March 30, 2004
Is the Jewish Vote in Play?
I'd say the jury is out, but Republicans are actively reaching out to Jewish groups, some major Jewish donors are defecting to the GOP, and Democrats are clearly nervous:
Sen. Jon Corzine (D-N.J.), chairman of the Democratic Senatorial Campaign Committee (DSCC), surprised members of the Union of Orthodox Jewish Congregations of America during remarks at a luncheon when he acknowledged there is a perception among many Jews that Democrats are not strong enough on the issue of Israeli security.
However, he insisted the perception is not true.
“A lot of us were quite struck that he would say that,” said a high-ranking official with the group.
The article, from The Hill, notes that " While President Bush won only 19 percent of the Jewish vote in 2000, Republican candidates garnered 35 percent of the Jewish vote in 2002," but it's hard to know how much to read into that; I spent election night 2002 at the victory party for congressman Mark Kirk, a fairly liberal (but strong on defense) Illinois Republican with a notable bloc of Jewish constituents, and met at least one Kirk supporter who disliked the President. But the most striking statistic-- which I hadn't seen-- is that "In the era of soft money, an estimated 50 to 70 percent of large contributions to the Democratic Party and allied political units came from Jewish donors" (empasis added). Small wonder that they're worried.
Apropos, my father has just started a blog focusing specifically on Jews' peculiar allegiance to the Democratic party.
March 18, 2004
Trouble For the Terror Masters
In case you're wondering why I never blogged on the Spanish election, it was because I knew my reaction would be part of a column this week. That column is now up at The American Spectator online; it deals mostly with the recent civil unrest in Syria and Iran.
I know this has been covered a lot in the blogosphere and at NRO, but it hadn't been (at least, not as much) when I started working on this piece on Monday. Besides, I'm not nearly as far behind the curve as, well, all the rest of the media.
March 11, 2004
To our bloodied allies, in solidarity against terrorism.
You can sign a condolence book either at the Spanish Embassy in Washington (which is also arranging a silent anti-terror demonstation tomorrow-- see here for details), or at your local consulate in Chicago, New York, Los Angeles, San Francisco, Boston, Miami, Houston, New Orleans, and San Juan.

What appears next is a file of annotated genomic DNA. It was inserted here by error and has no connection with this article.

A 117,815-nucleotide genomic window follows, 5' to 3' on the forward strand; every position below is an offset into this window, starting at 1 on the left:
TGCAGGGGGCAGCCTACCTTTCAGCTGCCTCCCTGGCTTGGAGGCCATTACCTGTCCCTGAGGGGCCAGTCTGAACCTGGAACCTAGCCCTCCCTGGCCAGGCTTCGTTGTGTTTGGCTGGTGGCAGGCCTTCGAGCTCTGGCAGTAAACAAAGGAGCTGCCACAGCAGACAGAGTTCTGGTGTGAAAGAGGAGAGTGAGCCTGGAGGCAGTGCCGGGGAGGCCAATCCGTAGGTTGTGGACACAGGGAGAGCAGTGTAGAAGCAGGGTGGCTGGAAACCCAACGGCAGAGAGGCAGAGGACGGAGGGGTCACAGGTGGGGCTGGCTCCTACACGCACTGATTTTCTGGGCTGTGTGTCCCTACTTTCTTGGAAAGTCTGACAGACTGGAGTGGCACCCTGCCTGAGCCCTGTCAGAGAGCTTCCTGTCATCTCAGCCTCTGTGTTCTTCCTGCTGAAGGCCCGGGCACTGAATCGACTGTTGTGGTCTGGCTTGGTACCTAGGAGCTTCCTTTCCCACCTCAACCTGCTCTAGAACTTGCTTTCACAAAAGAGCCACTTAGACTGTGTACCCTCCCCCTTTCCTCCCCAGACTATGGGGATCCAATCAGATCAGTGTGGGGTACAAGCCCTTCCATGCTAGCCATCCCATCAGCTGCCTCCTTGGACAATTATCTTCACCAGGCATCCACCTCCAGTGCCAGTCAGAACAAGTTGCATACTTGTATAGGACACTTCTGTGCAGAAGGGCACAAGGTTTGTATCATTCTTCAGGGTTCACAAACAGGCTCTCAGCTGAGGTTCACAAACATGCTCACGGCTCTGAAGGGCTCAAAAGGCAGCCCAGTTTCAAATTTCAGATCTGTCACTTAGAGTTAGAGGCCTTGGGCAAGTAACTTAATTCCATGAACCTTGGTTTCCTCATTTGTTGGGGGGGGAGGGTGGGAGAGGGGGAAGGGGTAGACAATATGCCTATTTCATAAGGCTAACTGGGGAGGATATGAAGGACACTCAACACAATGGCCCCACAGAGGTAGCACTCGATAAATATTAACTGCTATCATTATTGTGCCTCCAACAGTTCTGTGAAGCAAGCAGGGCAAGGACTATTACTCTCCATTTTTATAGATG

March 08, 2004
For Sopranos-fans and other mafia aficionados, Jeffrey Goldberg and Jerry Capeci's conversation on Slate over last night's season-opener is worth a look. They find the show rings true with their experiences as reporters on the mob beat, and have some interesting illustrative anecdotes.
March 03, 2004
Mr. Gibson's Opus
I saw The Passion of the Christ today. To answer the big questions:
How violent is it? That depends on how you guage that. I find the child murder scene in M where the screen simply goes silent as a balloon floats away much more emotionally taxing than, say, the cartoonish mass-dismemberment in Dead Alive. Just going by amount of blood spilt, it's not even close to the most violent movie ever made. But the flaying of Jesus is one of the more brutal torture sequences on film. One shot in particular, in which a cat o' nine tails tipped with hooks tears at Jesus's body, is particularly graphic.
Any anti-Semitism? Sure, if you're looking for it. The Gospels themselves portray the Jews calling for Jesus's execution, so there's no way around the potential for an anti-Semitic interpretation. And it doesn't help that many of the actors seem cast for their hook-noses. But Gibson goes out of his way to add sympathetic Jewish characters, as when Simon of Cyrene, enlisted to carry Jesus's cross demands that the crowd and the Roman guards lay off Jesus (he has no dialogue in the Bible); a guard scornfully calls Simon "Jew," thus adding anti-Semitism to the traits of the least-sympathetic characters (the guards look and act like trolls). And though it's a bit of trivia that isn't obvious from the film itself, Gibson does show his own hands hammering in the first nail, a reference to the Christian teaching that all sinners (that is, all people) are responsible for Christ's suffering, which makes assigning blame for the crucifixion heretical.
Is it good? It's pretty good. As a non-Christian, I can't really relate to the way this film affects the devout. But I do love the decision to do it in ancient languages, a brave nod to verisimilitude over Hollywood notions of "accessibility" (notions that are belied by The Passion's box office total). But if the goal was historical accuracy, it would have been nice if all of the details were correct; historians believe that the nails went through the wrists rather than the hands, for example. And I must admit that I started to get slightly bored toward the end of the movie, but that's always a problem when you know the ending in advance.
From My Bookshelf
I have a capsule review (third item) in the current Weekly Standard, on Anne Brodsky's With All Our Strength: The Revolutionary Association of the Women of Afghanistan.